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Eisenmann Übersetzungsteam provides technical translations by native speakers of Dutch into and from Dutch for all subject areas: economics, law, technology, medicine, advertising, IT etc.
Our subject areas range from finance to law, from technology to advertising, websites, certificates and references.
The Dutch language (Nederlandse taal), also known as Dutch or Hollandish, after the lowland region of Holland, from whose dialect today’s written Dutch developed, belongs to the Germanic branch of the Indo-European languages.
It can be said that Dutch was derived from Low Frankonian - a branch of Low German - which developed in the “lowlands of France” (northwest of the Benrath Line).
Indo-European linguistics and German studies classify Dutch as a western branch of Low German, along with Low Saxon and the East Low German branch of the German language.
Dutch was originally spoken in the Netherlands, the Flemish region of Belgium, Brussels and the French and German regions bordering the Netherlands.
There are approximately 25 million native speakers of Dutch, and it is an official language in the Netherlands, Belgium, Suriname and the Netherlands Antilles.
The Dutch themselves frequently refer to their native language as Hollandish, although that term actually denotes a larger group of dialects. However, modern standard Dutch was greatly influenced by the dialects of the once-strongest federal state of Holland (now the provinces of North and South Holland), whereas beyond Brabant it is difficult to find any traces of the dialects of the other early federal states.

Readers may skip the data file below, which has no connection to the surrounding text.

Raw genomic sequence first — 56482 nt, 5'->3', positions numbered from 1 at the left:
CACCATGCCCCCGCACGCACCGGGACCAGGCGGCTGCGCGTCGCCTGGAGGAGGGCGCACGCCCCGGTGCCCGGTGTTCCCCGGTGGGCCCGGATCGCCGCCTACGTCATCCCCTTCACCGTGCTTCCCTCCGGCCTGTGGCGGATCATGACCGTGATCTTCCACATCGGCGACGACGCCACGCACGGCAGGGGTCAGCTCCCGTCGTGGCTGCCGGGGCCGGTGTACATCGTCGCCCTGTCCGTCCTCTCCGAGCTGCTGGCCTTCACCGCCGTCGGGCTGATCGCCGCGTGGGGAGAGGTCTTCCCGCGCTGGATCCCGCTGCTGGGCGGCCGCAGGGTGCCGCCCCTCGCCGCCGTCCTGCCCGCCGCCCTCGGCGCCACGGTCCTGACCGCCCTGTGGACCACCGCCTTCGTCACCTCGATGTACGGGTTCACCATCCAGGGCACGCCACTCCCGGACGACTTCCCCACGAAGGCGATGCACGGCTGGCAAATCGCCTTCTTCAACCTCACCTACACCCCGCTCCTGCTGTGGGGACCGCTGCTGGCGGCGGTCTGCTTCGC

As their native language, many Dutch people speak the Low Saxon (Low German) dialects that are spread across northern Germany, which are indirectly derived from the Old Saxon language. They learn Dutch at school and refer to it as Hollandish.
On the other hand, the original German Lower Rhinian, western Ruhr area and Bergische Land dialects are Low Frankonian or Dutch. For example, the South Guelderish dialects are unanimously considered to be Dutch dialects. Until into the 19th Century, Dutch was the working language in most schools in today’s Kleve district.
The Flemish people in Belgium, however, speak Flemish dialects of Dutch where standard Dutch is an official language in Belgium.
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